Mowgli and Me: How 'The Jungle Book' Shaped My Indian-American Life

05/05/2016 04:31 pm ET Updated May 06, 2017

This past weekend, I was one of the 100 million moviegoers who went to see The Jungle Book. It's a story close to my heart. And as a kid growing up in India, it's the story of my childhood. No, I wasn't a human cub raised by wolves in the Indian jungle. But I was raised in Mumbai by my grandparents. And I did have a bowl cut, red underpants and a penchant for being shirtless and barefoot as a kid. Mowgli was my celeb spirit animal, if such things exist for children.

The tale of Mowgli is probably India's greatest modern fairy tale. Sure, it might've been written by a British man while he lived in Vermont, but Kipling, who was born in India and spent a good portion of his life there, is considered one of India's literary darlings. And Indians consider Kipling's Jungle Book to be their story. It's the fabric of every Indian kid's upbringing.

I distinctly remember the ads on Indian television promoting the original movie. Gold Spot, the Indian orange soda brand, advertised that they would be putting Baloo, Bagheera, Shere Khan and Mowgli on the insides of their bottle caps. And so, every time a Gold Spot bottle was opened for me, I said a silent prayer for a Mowgli cap. I usually got Baloos and Bagheeras, and an occasional Kaa, which I kept in my growing stash.

When I got a Shere Khan, I gave it away to my boy cousin. I never ended up getting a Mowgli from an actual bottle. My first Mowgli I got in a trade. It cost me three Baloos and one Kaa. And it was so worth it. As we bartered and haggled with each other, we sang the songs, danced the dances, and reenacted scenes from the movie. It was a glorious time in our childhood.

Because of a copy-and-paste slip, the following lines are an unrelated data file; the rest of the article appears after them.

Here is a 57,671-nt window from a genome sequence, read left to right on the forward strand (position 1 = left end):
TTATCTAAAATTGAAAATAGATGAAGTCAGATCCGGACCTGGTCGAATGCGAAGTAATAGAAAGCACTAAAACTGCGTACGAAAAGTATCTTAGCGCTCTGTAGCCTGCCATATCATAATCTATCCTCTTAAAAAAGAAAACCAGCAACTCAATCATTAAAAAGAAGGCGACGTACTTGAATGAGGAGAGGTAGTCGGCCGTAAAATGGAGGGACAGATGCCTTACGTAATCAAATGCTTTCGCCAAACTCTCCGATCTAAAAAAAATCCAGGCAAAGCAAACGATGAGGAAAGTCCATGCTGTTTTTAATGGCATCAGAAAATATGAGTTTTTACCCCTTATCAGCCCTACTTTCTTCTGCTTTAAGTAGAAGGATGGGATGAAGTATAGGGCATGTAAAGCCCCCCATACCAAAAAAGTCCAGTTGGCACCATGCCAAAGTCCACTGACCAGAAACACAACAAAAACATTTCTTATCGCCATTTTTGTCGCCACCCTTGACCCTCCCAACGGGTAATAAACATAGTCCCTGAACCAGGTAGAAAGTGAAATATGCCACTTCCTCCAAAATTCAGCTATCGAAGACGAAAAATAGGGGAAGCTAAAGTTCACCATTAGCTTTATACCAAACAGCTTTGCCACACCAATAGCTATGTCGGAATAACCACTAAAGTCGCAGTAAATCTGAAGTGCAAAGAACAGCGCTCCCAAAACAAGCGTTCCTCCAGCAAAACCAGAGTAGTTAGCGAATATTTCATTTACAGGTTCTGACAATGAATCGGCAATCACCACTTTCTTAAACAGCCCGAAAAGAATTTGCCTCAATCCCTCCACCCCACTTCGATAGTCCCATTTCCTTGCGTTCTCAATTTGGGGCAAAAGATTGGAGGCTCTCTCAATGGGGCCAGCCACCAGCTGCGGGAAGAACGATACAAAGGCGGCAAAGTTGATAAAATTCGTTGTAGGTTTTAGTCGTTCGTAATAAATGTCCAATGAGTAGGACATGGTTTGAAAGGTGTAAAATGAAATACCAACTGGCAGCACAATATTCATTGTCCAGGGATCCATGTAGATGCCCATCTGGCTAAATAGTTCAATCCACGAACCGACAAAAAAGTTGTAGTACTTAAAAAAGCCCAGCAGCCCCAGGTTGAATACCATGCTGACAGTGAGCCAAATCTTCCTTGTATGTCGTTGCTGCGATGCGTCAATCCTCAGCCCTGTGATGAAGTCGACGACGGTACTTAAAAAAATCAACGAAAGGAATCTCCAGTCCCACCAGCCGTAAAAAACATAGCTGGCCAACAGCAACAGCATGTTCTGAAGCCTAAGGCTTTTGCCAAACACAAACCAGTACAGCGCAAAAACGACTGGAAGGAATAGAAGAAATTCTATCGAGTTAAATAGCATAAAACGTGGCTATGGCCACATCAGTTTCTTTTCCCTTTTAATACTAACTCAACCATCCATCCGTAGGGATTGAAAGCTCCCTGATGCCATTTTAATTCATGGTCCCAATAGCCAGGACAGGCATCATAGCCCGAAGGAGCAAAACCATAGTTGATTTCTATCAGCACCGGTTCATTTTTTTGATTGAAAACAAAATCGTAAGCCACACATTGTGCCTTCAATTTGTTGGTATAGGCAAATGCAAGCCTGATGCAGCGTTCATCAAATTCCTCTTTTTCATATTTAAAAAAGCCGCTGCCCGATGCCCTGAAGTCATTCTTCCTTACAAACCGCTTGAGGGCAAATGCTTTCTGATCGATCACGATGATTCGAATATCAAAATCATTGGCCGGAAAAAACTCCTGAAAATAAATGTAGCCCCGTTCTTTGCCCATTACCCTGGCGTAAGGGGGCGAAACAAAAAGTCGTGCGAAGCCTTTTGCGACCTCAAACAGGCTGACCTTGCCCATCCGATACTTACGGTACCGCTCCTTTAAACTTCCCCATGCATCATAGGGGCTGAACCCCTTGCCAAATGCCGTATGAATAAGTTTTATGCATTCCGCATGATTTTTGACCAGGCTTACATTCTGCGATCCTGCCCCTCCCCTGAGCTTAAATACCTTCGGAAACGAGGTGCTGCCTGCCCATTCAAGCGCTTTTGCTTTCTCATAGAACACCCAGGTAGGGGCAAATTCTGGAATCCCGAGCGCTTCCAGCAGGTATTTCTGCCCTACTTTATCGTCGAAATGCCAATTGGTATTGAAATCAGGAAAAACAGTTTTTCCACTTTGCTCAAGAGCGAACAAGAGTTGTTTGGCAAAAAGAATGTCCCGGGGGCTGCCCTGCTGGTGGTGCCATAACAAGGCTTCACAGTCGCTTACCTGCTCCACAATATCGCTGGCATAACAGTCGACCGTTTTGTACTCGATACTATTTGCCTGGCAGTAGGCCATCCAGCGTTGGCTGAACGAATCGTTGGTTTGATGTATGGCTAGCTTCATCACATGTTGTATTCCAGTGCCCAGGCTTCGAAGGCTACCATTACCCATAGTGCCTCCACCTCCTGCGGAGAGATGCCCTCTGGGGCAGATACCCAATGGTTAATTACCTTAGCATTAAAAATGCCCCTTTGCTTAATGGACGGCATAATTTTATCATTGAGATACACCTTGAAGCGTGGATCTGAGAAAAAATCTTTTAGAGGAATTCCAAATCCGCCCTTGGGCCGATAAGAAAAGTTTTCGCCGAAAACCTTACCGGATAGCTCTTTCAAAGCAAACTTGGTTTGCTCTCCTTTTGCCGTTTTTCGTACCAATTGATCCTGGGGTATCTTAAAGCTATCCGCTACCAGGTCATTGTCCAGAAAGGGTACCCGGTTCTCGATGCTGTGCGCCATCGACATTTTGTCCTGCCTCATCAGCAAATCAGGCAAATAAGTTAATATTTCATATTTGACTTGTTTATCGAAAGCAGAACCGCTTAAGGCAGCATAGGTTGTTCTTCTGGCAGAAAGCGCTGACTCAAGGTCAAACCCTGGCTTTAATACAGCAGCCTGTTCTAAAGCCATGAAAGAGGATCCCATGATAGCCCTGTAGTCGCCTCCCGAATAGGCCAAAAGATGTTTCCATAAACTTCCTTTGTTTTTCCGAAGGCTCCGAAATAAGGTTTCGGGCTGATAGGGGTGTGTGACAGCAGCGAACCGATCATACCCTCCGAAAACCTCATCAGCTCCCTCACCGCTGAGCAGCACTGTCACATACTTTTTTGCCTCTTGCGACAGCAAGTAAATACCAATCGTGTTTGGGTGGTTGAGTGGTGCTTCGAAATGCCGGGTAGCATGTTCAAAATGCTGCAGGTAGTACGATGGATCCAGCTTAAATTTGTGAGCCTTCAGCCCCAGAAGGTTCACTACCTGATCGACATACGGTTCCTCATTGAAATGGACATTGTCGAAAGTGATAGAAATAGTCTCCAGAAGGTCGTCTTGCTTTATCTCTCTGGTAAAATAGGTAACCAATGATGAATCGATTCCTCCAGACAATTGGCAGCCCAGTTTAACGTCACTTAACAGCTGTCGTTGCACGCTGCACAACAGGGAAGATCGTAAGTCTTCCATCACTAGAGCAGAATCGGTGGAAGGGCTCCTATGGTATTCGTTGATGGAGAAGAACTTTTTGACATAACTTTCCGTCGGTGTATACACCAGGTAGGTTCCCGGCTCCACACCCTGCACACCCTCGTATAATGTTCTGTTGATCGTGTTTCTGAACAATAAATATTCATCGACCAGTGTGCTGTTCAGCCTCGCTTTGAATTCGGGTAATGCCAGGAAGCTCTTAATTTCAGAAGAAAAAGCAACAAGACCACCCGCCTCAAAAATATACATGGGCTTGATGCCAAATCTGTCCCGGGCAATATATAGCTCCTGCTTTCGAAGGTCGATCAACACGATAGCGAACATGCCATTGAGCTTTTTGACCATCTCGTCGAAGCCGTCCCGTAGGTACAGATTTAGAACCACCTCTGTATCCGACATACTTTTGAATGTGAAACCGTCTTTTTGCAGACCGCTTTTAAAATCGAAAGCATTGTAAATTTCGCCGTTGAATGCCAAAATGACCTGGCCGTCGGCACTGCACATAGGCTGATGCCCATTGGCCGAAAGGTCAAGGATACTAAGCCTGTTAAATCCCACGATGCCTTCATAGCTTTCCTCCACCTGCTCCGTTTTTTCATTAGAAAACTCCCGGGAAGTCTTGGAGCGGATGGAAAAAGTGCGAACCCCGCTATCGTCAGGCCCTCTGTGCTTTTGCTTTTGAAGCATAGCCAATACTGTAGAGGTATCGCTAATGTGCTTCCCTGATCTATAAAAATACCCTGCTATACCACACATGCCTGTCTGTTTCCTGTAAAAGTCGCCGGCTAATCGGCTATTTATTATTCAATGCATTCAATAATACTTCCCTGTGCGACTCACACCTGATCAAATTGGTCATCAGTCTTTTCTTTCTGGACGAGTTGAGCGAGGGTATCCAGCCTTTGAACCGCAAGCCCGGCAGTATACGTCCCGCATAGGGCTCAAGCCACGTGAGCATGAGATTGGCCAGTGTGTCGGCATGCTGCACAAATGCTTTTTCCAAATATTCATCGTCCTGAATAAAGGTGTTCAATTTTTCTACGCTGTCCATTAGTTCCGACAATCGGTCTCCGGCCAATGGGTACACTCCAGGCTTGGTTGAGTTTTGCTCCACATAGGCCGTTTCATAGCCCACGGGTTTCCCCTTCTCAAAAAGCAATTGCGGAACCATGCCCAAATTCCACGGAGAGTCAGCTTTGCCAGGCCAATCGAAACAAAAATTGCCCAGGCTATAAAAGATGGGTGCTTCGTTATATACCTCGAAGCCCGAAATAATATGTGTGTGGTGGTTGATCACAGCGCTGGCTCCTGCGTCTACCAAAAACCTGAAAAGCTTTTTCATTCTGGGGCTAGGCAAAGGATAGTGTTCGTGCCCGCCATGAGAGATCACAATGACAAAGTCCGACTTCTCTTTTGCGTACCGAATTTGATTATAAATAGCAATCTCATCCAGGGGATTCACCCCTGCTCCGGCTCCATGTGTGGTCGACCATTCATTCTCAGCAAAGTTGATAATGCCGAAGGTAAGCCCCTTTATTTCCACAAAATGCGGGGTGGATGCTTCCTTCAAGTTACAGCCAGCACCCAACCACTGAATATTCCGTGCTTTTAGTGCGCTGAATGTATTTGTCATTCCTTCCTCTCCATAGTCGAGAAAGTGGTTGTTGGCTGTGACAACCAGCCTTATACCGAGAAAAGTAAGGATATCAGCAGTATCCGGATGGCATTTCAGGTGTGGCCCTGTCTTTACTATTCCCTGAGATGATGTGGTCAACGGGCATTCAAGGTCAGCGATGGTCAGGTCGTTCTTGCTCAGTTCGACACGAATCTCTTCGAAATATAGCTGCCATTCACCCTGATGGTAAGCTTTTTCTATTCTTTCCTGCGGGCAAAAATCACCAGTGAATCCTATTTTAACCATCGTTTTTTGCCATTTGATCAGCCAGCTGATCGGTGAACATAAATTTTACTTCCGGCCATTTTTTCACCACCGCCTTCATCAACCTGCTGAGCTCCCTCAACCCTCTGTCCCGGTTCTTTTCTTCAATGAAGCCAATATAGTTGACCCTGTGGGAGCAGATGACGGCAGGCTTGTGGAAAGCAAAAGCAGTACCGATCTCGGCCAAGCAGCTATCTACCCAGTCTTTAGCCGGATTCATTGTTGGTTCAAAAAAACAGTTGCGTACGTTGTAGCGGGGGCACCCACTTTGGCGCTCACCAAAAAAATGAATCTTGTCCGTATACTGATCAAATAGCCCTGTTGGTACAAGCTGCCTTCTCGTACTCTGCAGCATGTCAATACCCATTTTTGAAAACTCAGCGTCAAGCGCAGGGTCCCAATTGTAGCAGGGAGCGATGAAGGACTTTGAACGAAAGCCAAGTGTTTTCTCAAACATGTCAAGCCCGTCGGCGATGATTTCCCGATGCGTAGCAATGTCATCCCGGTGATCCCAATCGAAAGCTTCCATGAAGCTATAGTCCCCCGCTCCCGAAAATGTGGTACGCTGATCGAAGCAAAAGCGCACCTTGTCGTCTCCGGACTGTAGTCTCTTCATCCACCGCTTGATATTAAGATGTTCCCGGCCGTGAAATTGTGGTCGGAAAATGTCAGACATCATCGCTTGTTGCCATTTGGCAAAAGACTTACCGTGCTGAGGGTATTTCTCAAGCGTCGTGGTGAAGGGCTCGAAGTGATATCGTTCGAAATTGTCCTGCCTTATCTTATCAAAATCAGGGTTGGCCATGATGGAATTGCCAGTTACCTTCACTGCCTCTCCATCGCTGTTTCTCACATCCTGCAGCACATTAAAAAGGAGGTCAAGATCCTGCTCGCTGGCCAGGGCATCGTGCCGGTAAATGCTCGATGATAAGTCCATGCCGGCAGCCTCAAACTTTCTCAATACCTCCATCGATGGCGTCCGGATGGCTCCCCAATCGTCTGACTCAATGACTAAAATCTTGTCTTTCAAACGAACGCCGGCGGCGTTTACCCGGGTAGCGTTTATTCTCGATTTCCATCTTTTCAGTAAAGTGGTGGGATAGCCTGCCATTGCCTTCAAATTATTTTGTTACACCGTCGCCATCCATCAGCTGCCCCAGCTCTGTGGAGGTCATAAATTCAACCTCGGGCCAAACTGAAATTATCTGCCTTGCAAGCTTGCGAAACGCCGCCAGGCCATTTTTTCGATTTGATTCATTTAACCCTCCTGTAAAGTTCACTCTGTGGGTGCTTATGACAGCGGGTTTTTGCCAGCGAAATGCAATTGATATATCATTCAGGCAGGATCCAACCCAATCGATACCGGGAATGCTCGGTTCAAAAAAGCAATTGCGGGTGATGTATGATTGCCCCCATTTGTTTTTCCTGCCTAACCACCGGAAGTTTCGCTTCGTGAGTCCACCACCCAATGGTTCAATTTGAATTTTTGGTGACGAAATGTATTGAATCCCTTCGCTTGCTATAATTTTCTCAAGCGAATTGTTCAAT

The following year, I moved to America. I forgot all about the Jungle Book and my bottle cap collection and gradually became an American girl. I drank Capri Sun, traded Barbie outfits, and sang the songs from Jem and the Holograms. Mowgli and his friends were a distant memory, until last year when my boy cousin, who had played Baloo in our re-enactments and now lived in New York, sent me a text saying: "Do you know there's a new Jungle Book movie coming out next year? We gotta see it."

And so here I was, sitting in a plush IMAX 3D movie theater in Boston, where I now lived, far from India's jungles and my Mumbai childhood, though ironically, not that far from where Kipling first realized his story to fruition.

It was instant recognition when I saw them all. My old friends Mowgli, Bagheera, Baloo, Kaa, and even the menacing Shere Khan were exactly how I remembered them. Just bigger, better and brighter this time around. Their renderings were so real, so tangible, that I felt my childhood springing back to life. Like that visceral moment in Ratatouille when food critic Anton Ego eats his favorite dish. My adult life zoomed back fast on rewind and there I was -- five years old, in my grandparent's living room in Mumbai, sprawled across the cold linoleum floor, convincing my boy cousin that three Baloos and one Kaa really was a fair trade for one Mowgli.

When I saw my buddy Mowgli's easy gait and lighthearted grin again after 30 years, I felt the pangs of nostalgia. He was just the same, but I had changed. When we first met, we were both wide-eyed scrappy Indian kids, insatiably curious, ready to befriend anyone, and not yet socialized to man's workings of the world.

But a lot can happen to a human cub in 30 years. I was now a fully grown adult. I had traded in my bowl cut for highlights, swapped out my red underpants for a wardrobe of niceties, and couldn't remember the last time I had walked barefoot on the grass. I had become a highly socialized member of man's world. What a trip.

We had so much catching up to do, my old friends and I, but the gap in time and geography closed like magic. Their sense of wonder, fearlessness, and purity of heart emboldened me just as they had as a child, and the time spent with them quickly filled up those parts of me that I had long since forgotten. As I left them again, sitting in the banyan tree, I said a silent prayer of thanks -- mystified and grateful for our effortless reunion in this often complicated jungle book of life.